Donegal fail to hit the heights as they grind down Down

Champions have room for improvement as they head into third successive Ulster final

Strange how in giving Donegal their biggest scare in the Ulster championship in three years Down might also have done them one enormous favour.

Because if they are to defend their All-Ireland football title – this game certainly throwing up arguments for and against the chances of that – then at least they’ve been reminded about the old lesson of grinding out of results. After winning so pretty for much of last summer this was back to winning ugly, or at least a performance that leaves considerable room for improvement going into a third successive Ulster final.

Jim McGuinness didn’t deny it, either. Indeed the Donegal manager admitted they “found a way to win the game, playing within the rules”, and that was being diplomatic about it. Unfortunately the rules still allow for a game with over 60 frees and yet only seven yellow cards, and as a spectacle it had all the grim fascination of one of Roger Corman’s finest.

In the end it was hard not to feel some sympathy for Down manager James McCartan. A year ago, in the Ulster football final, his team were within a point of Donegal at half-time, then surrendered 1-13 in the second half: at the finish there, McCartan could only stand back in admiration, removing his earpiece as a gesture of his complete and utter surrender to Donegal’s ravaging superiority.


At the finish here, McCartan could be seen ripping out his earpiece and throwing it down behind him, a gesture of his complete and utter frustration at getting so near at yet so far. On several occasions during the closing minutes, chasing down hard on Donegal’s two-point lead, his team spilled or squandered possession, and at least one goal opportunity.

Electric blanket defence
Instead, the last word went to the boot of Donegal captain Michael Murphy, who together with Colm McFadden, accounted for 0-10 of their 12 points total. Never once did Donegal create a serious goal threat, although in fairness that's largely explained by the electric blanket defence of Down, which at times had 14 men behind the ball, and even at the most open of times operated with two sweepers.

It was hard not to feel some sympathy for the healthy 21,715 attendance, either. It may have been close and exciting, although beyond the few rare gems of points from McFadden late on, there was precious little quality on show, unless some desperate dispossession counts.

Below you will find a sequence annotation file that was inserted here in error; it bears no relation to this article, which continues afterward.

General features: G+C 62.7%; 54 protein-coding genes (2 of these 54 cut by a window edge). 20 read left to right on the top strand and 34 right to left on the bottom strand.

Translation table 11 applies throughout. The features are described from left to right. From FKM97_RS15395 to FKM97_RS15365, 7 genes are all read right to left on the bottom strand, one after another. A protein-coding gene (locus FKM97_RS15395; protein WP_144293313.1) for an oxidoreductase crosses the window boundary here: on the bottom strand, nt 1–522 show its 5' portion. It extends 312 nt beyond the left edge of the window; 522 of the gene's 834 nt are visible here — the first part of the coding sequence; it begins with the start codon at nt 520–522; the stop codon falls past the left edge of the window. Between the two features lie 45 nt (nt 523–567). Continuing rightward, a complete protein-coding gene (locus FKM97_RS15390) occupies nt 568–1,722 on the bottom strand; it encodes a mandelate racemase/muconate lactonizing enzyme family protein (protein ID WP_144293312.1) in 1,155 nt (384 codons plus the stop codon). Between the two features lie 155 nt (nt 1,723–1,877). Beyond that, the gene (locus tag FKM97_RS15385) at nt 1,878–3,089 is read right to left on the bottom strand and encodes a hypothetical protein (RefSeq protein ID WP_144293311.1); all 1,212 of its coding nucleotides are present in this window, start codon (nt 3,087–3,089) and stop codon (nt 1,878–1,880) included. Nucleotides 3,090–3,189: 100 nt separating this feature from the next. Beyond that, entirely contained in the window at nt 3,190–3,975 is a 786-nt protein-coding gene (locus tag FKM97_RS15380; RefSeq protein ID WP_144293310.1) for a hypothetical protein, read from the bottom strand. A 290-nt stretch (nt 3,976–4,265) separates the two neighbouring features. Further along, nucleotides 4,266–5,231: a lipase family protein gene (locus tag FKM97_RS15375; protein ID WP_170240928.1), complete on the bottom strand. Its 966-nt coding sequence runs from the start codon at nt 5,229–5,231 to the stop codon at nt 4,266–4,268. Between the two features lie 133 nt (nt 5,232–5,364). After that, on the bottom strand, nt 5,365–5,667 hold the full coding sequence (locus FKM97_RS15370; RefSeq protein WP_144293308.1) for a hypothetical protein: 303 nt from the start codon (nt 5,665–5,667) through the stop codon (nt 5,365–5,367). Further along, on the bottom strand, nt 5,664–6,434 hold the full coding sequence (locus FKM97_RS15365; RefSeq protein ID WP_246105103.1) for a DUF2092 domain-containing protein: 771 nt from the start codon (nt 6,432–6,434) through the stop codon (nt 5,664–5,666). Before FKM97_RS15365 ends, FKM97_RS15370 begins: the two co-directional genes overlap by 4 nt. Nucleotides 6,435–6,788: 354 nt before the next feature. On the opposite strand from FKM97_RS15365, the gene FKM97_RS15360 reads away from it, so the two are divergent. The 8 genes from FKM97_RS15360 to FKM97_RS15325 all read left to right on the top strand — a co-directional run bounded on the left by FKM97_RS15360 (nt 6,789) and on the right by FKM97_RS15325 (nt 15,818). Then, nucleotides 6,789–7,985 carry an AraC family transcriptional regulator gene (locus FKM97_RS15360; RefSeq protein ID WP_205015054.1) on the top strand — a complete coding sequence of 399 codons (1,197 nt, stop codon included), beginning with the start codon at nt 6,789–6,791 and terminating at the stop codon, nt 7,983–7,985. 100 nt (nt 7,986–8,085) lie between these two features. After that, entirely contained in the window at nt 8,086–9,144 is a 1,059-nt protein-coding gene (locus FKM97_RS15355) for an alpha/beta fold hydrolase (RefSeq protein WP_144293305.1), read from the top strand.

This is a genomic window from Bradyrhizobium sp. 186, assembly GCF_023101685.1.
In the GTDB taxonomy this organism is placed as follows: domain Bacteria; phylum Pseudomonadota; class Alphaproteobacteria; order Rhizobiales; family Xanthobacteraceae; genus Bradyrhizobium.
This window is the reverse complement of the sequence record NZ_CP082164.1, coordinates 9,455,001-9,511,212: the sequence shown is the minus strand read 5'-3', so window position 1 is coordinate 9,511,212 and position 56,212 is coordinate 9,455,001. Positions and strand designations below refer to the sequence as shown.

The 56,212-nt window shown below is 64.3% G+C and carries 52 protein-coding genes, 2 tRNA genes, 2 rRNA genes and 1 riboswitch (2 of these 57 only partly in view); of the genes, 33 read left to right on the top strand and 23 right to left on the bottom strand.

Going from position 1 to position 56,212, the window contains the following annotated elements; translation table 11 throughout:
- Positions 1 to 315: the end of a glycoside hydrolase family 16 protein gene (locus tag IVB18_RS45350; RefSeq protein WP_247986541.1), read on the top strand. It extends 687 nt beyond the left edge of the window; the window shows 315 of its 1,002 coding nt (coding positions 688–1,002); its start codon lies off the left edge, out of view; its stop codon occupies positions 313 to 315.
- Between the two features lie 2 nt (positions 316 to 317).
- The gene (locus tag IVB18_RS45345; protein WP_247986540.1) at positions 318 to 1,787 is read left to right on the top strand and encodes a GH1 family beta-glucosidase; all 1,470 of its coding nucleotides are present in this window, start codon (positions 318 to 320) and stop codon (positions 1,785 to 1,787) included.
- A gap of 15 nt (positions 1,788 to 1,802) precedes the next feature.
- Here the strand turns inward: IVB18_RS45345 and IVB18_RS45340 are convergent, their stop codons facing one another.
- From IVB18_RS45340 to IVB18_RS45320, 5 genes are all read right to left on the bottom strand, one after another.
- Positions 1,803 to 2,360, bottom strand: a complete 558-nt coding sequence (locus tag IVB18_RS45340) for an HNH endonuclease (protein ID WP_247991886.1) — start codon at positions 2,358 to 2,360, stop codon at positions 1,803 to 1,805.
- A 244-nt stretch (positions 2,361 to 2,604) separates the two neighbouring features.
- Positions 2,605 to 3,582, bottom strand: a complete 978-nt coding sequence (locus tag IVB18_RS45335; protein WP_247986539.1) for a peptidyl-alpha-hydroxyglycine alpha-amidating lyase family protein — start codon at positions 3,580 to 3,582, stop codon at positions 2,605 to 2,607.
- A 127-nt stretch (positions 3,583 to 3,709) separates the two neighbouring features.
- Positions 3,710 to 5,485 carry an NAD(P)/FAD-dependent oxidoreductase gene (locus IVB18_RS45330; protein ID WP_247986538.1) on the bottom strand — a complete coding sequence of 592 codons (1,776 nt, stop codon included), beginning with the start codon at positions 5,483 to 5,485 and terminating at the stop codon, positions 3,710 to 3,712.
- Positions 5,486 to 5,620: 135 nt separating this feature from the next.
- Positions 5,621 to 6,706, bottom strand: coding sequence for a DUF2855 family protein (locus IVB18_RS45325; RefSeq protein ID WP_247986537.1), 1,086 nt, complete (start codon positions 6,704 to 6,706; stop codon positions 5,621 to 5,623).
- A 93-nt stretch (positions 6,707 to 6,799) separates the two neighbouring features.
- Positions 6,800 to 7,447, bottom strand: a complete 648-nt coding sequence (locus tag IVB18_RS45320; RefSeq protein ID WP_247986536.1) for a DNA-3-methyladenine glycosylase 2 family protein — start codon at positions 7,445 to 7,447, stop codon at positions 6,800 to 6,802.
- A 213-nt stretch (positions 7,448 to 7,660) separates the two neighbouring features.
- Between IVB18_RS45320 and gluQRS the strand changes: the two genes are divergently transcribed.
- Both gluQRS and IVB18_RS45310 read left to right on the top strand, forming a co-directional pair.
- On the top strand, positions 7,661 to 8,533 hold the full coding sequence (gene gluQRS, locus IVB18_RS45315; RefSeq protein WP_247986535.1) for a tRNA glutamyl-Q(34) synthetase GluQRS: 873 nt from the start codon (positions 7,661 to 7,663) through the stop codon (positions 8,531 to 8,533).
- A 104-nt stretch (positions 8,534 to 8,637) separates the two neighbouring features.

That Donegal still came through by three points was a sign of both their own strengths in the face of adversity and Down's own weakness in the face of opportunity. Without the injured Karl Lacey (who didn't feature for Donegal in some way for the first championship game in nine years) and also the injured Neil Gallagher, Donegal also lost Ryan Bradley and Frank McGlynn to minor concussions, while Patrick McBrearty also played with a severe tooth pain that had required an emergency trip to the dentist on Saturday night.

In beating Down by 11 points last year, their biggest victory margin in the 2012 championship, Donegal took on an extra layer of invincibility that stood by them for the rest of the summer; here, they lost at least one layer of that invincibility, spending most of the second half dodging bullets, hand grenades, and the odd Molotov cocktail, yet somehow emerging safely.

There were certainly open for damage, McCartan admitting as much, yet confessing too that maybe his team didn’t truly believe it: “I would say, at the start of the game, maybe some of our players were believing what they’d been reading at times,” he said.

'Too much respect'
"I felt maybe we showed them a wee bit too much respect in the first 15 minutes, letting them three or four points up, when that was the difference in the end. Towards the end, when they realised we weren't going to be beaten out the gate, I think the belief started to grow. And we did have them rattled at times. But you know, quality teams get rattled and they respond. Donegal did that."

McCartan didn't faulty any of his players, and rightly so: Peter Turley, Ambrose Rogers, Kevin McKernan and Conor Laverty ran their hearts out; Kalum King stood up their strongest Donegal challenge, and Donal O'Hare hardly put a placed ball wrong – the only problem being his five frees accounted for more than half their scores.

The first half – the proverbial war of attrition – saw Donegal ease into a four-point lead, after just 15 minutes, before Down found their feet – and their hand-passing game, and closed it back to a two-point game, 0-6 to 0-4. Without McFadden it’s hard to see how Donegal would have held on until the end, but then that’s what champions typically do.

DONEGAL: P Durcan; P McGrath, E McGee, N McGee; Declan Walsh, F McGlynn, A Thompson; R Bradley, R Kavanagh (0-1); David Walsh, L McLoone, M McHugh; P McBrearty (0-1), M Murphy (0-5, four frees), C McFadden (0-5, one free). Subs: M O'Reilly for Declan Walsh (33 mins), M McElhinney for Bradley (34 mins), R McHugh for McGlynn (half time), R McWhirty for McLoone (46 mins), D Molloy for McBrearty (66 mins). Yellow cards: E McGee (26 mins), David Walsh (30 mins), F McGlynn (35 mins), Declan Walsh (68 mins).
DOWN: B McVeigh; D McCartan, B McArdle, K Quinn; D Rooney, P Turley, R Boyle; K King, K McKernan; A Rogers, M Poland (0-1), N Madine; C Laverty, B Coulter, D O'Hare (0-6, five frees). Subs: R Mallon for Quinn (49 mins), J Johnston (0-1) for Coulter (57 mins), D Savage (0-1, free) for Madine (63 mins). Yellow cards: C Laverty (13 mins), J Johnson (56 mins), D O'Hare (67 mins).
Attendance: 21,715.
Referee: Eddie Kinsella (Laois).

Ian O'Riordan

Ian O'Riordan

Ian O'Riordan is an Irish Times sports journalist writing on athletics